The Gibe III Dam, Omo Valley, Ethiopia.
Ethiopia is in the midst of an economic boom, with growth averaging 10.5 percent a year —double the regional average. One of the areas most impacted by this is the Omo Valley, an area of extraordinary biodiversity along the course of the Omo River, which rises in the central Shewan highlands and empties into Lake Turkana, on the border with Kenya.
Some 200,000 people of eight different ethnicities live in the Omo Valley, with another 300,000 around Lake Turkana in Kenya. Many are reliant on the river for their food security: on fish in the river and lake, and on crops and pastures grown in the fertile soil deposited by annual natural floods. Gibe III Dam — at 243 meters the tallest in Africa, and generating some 1,800 MW of hydroelectric power — was built with a dual aim: to provide energy for the booming economy and for export, and to deliver an irrigation complex for high-value agricultural development. It was also said that the dam would become a tourist attraction, of socio-economic benefit. Both Ethiopian and Kenyan governments support the dam and have disputed claims of a negative environmental impact, but critics point to such adverse effects as the cessation of natural floods, diminishing biodiversity, falling water levels in Lake Turkana, and the displacement of traditional peoples who have lived for centuries in a delicate balance with the environment.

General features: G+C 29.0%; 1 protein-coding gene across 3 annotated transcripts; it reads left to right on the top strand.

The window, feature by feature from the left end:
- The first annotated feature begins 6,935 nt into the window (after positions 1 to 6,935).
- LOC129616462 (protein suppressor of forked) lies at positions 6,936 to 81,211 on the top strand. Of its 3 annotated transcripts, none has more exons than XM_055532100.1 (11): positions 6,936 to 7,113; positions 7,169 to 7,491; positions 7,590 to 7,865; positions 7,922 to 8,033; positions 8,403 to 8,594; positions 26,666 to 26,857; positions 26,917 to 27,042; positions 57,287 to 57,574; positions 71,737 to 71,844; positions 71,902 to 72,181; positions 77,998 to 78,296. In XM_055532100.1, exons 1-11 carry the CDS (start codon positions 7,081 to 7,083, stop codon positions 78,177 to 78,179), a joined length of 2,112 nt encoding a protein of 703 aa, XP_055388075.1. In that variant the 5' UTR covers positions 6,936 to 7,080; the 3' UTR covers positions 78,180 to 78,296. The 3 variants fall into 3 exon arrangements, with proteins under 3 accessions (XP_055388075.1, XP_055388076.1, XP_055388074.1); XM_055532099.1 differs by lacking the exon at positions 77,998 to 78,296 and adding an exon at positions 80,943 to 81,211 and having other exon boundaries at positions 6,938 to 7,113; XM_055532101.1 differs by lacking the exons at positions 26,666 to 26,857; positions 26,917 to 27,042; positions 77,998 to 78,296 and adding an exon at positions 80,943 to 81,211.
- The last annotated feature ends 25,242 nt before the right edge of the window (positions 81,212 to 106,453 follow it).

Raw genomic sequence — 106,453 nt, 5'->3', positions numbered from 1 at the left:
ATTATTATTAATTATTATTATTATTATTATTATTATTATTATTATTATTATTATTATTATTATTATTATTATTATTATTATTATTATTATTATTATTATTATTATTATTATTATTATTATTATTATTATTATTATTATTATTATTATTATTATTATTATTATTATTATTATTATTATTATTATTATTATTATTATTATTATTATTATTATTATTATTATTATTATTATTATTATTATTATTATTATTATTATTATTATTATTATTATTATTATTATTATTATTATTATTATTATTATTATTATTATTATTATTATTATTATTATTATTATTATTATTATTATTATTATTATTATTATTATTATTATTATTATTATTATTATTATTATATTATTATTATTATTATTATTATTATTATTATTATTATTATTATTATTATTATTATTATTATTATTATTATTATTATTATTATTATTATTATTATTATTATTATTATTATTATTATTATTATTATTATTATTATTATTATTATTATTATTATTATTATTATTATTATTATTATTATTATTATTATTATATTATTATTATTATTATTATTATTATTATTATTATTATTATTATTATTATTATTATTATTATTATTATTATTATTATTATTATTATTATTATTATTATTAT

The photographer visited the Omo Valley during the final years of the dam’s construction, with the aim of producing a meditation on how important investments can nonetheless put the human-environment balance at risk, and on how the changes brought about by the presence of such large amounts of money disrupt existing equilibrium.
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